Wild Bill Hickok (1837-1876) was a legend in his own lifetime. Newspapers, magazines and dime novels of the period filled the public’s heads with stories – some more accurate than others – about his exploits as a lawman in the Wild West.
A man of many talents, Hickok also plied his trade as a gambler, an actor, a gold prospector and an army scout, though he is best known for his time spent as a gunslinging sheriff.
Separating the truth from the myth, here are 10 facts about the famous frontiersman.
1. One of Hickok’s first jobs was as a bodyguard
The man who would become Wild Bill was born James Butler Hickok in 1837 in Homer (now Troy Grove), Illinois. In his late teens, he moved west to Kansas, where a small-scale civil war was raging over slavery.
After joining a band of antislavery fighters, the Free State Army of Jayhawkers, he was assigned to protect its leader, controversial politician James H. Lanes.
2. He saved a young Buffalo Bill Cody from a beating
Around this time, young James Hickok began using his father’s name of William – the ‘Wild’ part came later – and he also met Buffalo Bill Cody, then just a messenger boy on a wagon train. Hickok saved Cody from getting beaten by another man and the two became longtime pals.
3. He is said to have wrestled a bear
One of the best-known stories about Hickok is his encounter with a bear. After serving as a constable in Monticello, Kansas, he worked as a teamster driving freight across the country. On a run from Missouri to New Mexico, he found the road obstructed by a bear and its two cubs. Hickok shot the mother in the head, but that only made it angry and it attacked, crushing his chest, shoulder and arm.
He fired another shot into the bear’s paw, before finally killing it by slashing its throat. Hickok’s injuries left him bedridden for several months.
4. The McCanles Massacre made his name
Still convalescing, Hickok moved to work at the Rock Creek Pony Express station in Nebraska. One day in July 1861, David McCanles, the man who had sold the station to the Pony Express on credit, showed up demanding back payments. After McCanles reportedly made threats, either Hickok or station chief Horace Wellman shot him from behind a curtain that divided the room.
A sensationalised account published in Harper’s New Monthly Magazine six years later made Hickok out to be the hero of the slaughter, reporting he shot five gang members, knocked out another and despatched three more in hand-to-hand combat.
More likely, though, it was a team effort, with Hickok wounding just two others, who were then finished off by Wellman’s wife (with a hoe) and another staff member. Hickok was acquitted of murder, but the incident established his reputation as a gunfighter and he began calling himself ‘Wild Bill’.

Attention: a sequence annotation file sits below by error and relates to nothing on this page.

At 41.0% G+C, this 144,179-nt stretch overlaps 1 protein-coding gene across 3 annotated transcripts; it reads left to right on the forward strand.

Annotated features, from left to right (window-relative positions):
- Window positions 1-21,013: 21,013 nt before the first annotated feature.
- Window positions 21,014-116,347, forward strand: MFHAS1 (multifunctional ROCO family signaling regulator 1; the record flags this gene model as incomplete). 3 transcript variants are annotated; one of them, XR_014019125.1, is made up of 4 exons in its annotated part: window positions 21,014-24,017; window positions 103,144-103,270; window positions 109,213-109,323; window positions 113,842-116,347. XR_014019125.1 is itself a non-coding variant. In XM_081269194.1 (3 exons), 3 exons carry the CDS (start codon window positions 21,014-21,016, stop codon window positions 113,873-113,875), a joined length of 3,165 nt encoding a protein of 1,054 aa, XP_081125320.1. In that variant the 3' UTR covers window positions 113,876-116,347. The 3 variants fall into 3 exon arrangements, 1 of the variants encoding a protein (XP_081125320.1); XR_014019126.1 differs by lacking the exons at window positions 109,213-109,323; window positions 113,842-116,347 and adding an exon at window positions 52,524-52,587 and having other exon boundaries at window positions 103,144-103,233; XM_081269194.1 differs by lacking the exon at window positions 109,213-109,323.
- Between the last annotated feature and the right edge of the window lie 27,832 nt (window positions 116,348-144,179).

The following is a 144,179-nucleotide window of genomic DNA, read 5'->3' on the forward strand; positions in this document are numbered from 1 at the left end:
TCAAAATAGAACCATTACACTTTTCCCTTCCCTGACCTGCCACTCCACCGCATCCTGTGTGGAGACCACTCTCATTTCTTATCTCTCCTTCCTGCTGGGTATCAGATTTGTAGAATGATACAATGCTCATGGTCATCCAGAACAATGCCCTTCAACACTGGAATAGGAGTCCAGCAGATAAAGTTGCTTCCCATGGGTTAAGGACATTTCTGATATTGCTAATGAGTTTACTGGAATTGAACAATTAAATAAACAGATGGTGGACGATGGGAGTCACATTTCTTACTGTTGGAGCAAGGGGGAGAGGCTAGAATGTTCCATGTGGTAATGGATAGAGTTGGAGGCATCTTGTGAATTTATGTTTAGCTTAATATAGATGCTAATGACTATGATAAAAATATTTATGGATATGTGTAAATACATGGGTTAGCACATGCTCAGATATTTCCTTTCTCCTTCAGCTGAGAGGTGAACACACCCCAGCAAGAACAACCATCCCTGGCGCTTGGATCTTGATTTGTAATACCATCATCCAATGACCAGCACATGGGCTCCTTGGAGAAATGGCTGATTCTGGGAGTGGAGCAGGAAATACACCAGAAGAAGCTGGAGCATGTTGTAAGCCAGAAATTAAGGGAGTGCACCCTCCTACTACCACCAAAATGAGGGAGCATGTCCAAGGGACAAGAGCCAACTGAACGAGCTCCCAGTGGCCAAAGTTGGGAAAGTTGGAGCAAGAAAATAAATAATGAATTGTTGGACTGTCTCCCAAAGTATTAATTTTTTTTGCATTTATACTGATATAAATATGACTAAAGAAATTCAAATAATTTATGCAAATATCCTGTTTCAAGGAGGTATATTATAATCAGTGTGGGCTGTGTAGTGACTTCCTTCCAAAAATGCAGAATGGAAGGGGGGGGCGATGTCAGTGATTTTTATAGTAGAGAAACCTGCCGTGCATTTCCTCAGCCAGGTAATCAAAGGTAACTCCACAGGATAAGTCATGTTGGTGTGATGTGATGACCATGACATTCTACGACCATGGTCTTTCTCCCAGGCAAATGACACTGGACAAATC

5. Wild Bill was involved in one of the first fast-draw duels
During the American Civil War, Hickok served as a teamster, scout and, some say, spy before resigning and living as a gambler in Springfield, Missouri. There, on 21 July 1865, another event that framed his gunslinging reputation occurred.
During a poker game, tensions with a former friend, Davis Tutt, came to a head over gambling debts, triggering a stand-off in the town square. The two stood sideways to each other 70 metres apart, before firing simultaneously. Tutt’s shot missed, but Hickok’s hit Tutt in the ribs and he collapsed and died.
Hickok was acquitted of manslaughter and an 1867 Harper’s Magazine article recounting the incident made him famous across the country.
6. He was fired for shooting his own deputy
From 1869 to 1871 Hickok served as a marshal in the Kansas towns of Hays City and Abilene, getting involved in several shootouts.
In October 1871, after shooting an Abilene saloon owner, he suddenly glimpsed another figure running towards him out of the corner of his eye and fired twice. It turned out to be his Special Deputy Marshal, Mike Williams. The killing of his own man affected Hickok for the rest of his life. Two months later he was relieved of his duties.
7. He acted alongside Buffalo Bill
Now no longer a lawman, Hickok turned to the stage to make a living. In 1873 his old friend Buffalo Bill Cody asked him to join his troupe and the two performed together in Rochester, New York.
But Hickok disliked the theatre – even shooting out a spotlight during one performance – and began drinking. He left the troupe and returned west.
8. He walked out on his wife to hunt gold
Now 39 and suffering from glaucoma, which affected his shooting skills, he married circus owner Agnes Thatcher Lake but left her shortly after to seek his fortune hunting gold in the Black Hills of Dakota.
He travelled to the town of Deadwood, South Dakota, aboard the same wagon train as another famous western hero, Calamity Jane, who would later be buried alongside him.
9. Hickok was murdered while playing cards
On 1 August 1876 Hickok was playing poker in the Nuttal & Mann’s Saloon No. 10 in Deadwood. For some reason – likely because there was no other seat available – he was sitting with his back to the door, something he didn’t normally do.
In walked drifter Jack McCall, who pulled out his gun and shot him in the back of the head. Hickok died instantly. McCall was acquitted of murder by a jury of local miners, but a retrial reversed the verdict and he was hanged.
10. Hickok was holding the Dead Man’s Hand when he died
Reports say that at the time of his death Hickok was holding two black aces and two black eights, plus another unknown card.
Since then this has been known as the ‘Dead Man’s Hand’, a cursed card combination that has been shown in the fingers of many a film and TV character.